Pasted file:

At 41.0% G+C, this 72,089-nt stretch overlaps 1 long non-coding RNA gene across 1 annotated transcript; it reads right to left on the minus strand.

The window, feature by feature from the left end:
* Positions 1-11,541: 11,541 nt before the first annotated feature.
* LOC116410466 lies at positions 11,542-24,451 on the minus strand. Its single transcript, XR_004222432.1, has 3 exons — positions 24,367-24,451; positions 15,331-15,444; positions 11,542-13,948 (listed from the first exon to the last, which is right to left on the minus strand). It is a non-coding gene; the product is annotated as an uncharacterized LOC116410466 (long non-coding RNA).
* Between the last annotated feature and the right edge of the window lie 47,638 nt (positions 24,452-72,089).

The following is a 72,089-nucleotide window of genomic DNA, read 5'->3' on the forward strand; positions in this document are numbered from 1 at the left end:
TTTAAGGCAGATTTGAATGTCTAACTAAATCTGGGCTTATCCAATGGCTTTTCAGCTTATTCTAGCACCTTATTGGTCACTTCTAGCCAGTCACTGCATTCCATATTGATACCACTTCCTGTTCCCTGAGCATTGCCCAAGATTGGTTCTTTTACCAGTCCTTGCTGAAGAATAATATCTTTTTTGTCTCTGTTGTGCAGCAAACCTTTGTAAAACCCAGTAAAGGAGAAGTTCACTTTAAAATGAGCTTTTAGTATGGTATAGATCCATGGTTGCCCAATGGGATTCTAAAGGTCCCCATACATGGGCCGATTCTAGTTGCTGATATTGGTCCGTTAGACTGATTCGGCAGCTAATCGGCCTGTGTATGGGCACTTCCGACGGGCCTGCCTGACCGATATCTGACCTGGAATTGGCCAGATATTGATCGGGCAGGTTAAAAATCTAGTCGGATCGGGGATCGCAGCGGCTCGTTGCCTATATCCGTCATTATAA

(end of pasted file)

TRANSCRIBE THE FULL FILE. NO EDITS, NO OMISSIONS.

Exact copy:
At 41.0% G+C, this 72,089-nt stretch overlaps 1 long non-coding RNA gene across 1 annotated transcript; it reads right to left on the minus strand.

The window, feature by feature from the left end:
* Positions 1-11,541: 11,541 nt before the first annotated feature.
* LOC116410466 lies at positions 11,542-24,451 on the minus strand. Its single transcript, XR_004222432.1, has 3 exons — positions 24,367-24,451; positions 15,331-15,444; positions 11,542-13,948 (listed from the first exon to the last, which is right to left on the minus strand). It is a non-coding gene; the product is annotated as an uncharacterized LOC116410466 (long non-coding RNA).
* Between the last annotated feature and the right edge of the window lie 47,638 nt (positions 24,452-72,089).

The following is a 72,089-nucleotide window of genomic DNA, read 5'->3' on the forward strand; positions in this document are numbered from 1 at the left end:
TTTAAGGCAGATTTGAATGTCTAACTAAATCTGGGCTTATCCAATGGCTTTTCAGCTTATTCTAGCACCTTATTGGTCACTTCTAGCCAGTCACTGCATTCCATATTGATACCACTTCCTGTTCCCTGAGCATTGCCCAAGATTGGTTCTTTTACCAGTCCTTGCTGAAGAATAATATCTTTTTTGTCTCTGTTGTGCAGCAAACCTTTGTAAAACCCAGTAAAGGAGAAGTTCACTTTAAAATGAGCTTTTAGTATGGTATAGATCCATGGTTGCCCAATGGGATTCTAAAGGTCCCCATACATGGGCCGATTCTAGTTGCTGATATTGGTCCGTTAGACTGATTCGGCAGCTAATCGGCCTGTGTATGGGCACTTCCGACGGGCCTGCCTGACCGATATCTGACCTGGAATTGGCCAGATATTGATCGGGCAGGTTAAAAATCTAGTCGGATCGGGGATCGCAGCGGCTCGTTGCCTATATCCGTCATTATAA